This paper reports estimates for the ex ante tradeoffs for three specific homeland security policies that all address a terrorist attack on commercial aircraft with shoulder mounted missiles. Our analysis focuses on the willingness to pay for anti-missile laser jamming countermeasures mounted on commercial aircraft compared with two other policies as well as the prospect of remaining with the status quo. Our findings are based a stated preference conjoint survey conducted in 2006 and administered to a sample from Knowledge Networks' national internet panel. The estimates range from 100 to 220 annually per household. Von Winterfeldt and O'Sullivan's (2006) analysis of the same laser jamming plan suggests that the countermeasures would be preferred if economic losses are above 74 billion, the probability of attack is larger than 0.37 in 10 years, and if the cost of the measures is less than about 14 billion. Our results imply that, using the most conservative of our estimates, a program with a cost consistent with their thresholds would yield significant aggregate net benefits.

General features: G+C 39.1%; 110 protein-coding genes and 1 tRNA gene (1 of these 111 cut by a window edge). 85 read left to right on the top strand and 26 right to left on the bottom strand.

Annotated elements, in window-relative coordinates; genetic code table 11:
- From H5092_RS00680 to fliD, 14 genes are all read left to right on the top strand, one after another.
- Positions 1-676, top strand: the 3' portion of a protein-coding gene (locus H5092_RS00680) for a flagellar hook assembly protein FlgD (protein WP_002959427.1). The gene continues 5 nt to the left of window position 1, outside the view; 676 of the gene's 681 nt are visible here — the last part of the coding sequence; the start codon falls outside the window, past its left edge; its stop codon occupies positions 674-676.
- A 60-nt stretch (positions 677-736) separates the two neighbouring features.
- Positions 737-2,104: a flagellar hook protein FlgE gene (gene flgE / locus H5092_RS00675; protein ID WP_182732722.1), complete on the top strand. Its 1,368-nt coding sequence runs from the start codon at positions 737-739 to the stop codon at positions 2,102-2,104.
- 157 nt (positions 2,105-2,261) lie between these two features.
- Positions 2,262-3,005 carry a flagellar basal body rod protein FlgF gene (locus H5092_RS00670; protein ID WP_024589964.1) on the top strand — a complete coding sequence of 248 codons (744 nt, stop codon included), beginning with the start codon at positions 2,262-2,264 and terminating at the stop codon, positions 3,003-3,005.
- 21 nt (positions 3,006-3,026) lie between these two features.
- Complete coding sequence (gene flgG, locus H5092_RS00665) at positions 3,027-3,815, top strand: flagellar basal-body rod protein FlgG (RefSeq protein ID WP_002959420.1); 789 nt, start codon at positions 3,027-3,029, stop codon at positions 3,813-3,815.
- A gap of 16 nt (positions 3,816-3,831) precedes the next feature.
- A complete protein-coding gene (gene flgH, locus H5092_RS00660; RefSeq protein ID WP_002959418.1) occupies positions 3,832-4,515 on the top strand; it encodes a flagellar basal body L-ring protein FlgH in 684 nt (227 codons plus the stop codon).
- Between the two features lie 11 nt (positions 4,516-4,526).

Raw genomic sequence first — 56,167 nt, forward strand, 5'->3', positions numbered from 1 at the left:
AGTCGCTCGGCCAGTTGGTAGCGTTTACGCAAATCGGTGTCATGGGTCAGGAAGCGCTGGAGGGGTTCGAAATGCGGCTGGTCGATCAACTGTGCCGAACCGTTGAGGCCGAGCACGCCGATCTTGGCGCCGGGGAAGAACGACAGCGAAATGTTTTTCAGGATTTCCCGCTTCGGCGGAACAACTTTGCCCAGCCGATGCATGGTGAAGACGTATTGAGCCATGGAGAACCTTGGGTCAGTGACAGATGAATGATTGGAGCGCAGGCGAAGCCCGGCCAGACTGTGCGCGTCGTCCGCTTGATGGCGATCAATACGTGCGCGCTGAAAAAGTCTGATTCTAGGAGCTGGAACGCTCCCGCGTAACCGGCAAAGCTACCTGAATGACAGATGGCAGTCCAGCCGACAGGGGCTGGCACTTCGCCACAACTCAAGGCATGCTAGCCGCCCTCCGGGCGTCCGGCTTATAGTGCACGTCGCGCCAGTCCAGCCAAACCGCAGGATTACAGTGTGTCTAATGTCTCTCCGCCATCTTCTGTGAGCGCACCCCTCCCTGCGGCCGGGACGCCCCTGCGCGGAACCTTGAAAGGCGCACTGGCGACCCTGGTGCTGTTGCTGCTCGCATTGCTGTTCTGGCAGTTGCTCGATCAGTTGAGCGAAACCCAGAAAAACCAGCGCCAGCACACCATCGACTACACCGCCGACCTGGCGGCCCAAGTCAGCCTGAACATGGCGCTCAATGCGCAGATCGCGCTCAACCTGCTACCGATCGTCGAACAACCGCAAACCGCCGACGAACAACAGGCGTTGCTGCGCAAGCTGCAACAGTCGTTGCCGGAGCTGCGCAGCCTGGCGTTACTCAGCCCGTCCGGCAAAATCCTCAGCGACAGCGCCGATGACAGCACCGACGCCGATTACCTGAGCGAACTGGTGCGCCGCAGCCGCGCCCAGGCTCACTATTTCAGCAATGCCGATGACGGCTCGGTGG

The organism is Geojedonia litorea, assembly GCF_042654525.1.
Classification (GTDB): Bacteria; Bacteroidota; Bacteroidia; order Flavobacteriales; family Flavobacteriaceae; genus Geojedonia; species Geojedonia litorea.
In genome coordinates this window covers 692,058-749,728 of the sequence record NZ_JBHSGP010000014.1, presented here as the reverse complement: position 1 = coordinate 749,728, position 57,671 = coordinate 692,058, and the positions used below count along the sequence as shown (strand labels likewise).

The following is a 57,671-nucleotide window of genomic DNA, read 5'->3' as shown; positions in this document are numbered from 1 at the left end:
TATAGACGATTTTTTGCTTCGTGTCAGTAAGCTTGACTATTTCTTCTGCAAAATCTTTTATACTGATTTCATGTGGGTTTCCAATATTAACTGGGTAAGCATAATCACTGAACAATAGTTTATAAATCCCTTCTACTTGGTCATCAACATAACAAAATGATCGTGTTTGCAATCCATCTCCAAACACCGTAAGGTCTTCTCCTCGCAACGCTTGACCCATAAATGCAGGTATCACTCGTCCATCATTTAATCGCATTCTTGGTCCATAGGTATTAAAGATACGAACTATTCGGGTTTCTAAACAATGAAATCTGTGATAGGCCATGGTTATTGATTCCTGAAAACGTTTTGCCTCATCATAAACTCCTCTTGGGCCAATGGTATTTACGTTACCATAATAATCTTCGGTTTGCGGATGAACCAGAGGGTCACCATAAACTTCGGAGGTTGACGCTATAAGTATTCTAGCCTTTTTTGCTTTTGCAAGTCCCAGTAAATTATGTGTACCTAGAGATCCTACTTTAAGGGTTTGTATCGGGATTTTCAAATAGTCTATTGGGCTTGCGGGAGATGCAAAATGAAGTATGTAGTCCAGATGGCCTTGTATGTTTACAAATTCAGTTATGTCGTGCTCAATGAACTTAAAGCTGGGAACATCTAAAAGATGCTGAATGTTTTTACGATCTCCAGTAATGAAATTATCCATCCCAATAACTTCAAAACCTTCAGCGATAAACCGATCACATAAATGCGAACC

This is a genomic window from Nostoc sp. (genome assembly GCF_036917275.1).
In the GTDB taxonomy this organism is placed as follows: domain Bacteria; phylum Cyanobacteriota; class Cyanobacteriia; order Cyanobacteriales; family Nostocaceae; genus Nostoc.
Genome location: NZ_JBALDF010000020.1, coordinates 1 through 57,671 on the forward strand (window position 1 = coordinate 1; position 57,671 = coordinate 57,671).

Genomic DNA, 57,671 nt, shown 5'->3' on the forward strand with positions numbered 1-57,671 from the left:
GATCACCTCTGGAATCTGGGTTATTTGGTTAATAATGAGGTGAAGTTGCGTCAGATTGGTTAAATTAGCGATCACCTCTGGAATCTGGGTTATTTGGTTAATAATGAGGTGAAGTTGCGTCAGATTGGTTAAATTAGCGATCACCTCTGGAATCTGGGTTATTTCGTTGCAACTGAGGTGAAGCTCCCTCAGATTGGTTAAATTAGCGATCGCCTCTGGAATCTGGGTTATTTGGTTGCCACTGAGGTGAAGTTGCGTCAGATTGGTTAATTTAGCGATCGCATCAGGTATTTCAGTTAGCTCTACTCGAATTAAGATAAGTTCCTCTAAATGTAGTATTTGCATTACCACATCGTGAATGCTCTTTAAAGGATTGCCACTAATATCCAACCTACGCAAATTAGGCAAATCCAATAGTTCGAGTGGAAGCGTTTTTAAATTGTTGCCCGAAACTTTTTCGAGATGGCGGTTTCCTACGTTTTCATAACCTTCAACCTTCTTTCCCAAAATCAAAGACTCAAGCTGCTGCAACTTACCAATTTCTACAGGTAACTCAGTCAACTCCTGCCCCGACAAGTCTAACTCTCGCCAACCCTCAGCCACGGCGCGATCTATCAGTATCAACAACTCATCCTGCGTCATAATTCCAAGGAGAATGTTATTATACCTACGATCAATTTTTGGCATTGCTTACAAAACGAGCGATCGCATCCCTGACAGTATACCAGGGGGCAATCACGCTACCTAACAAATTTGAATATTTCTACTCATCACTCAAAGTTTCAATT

- Economic value of homeland security
- Shoulder mounted missiles
ASJC Scopus subject areas
- Economics and Econometrics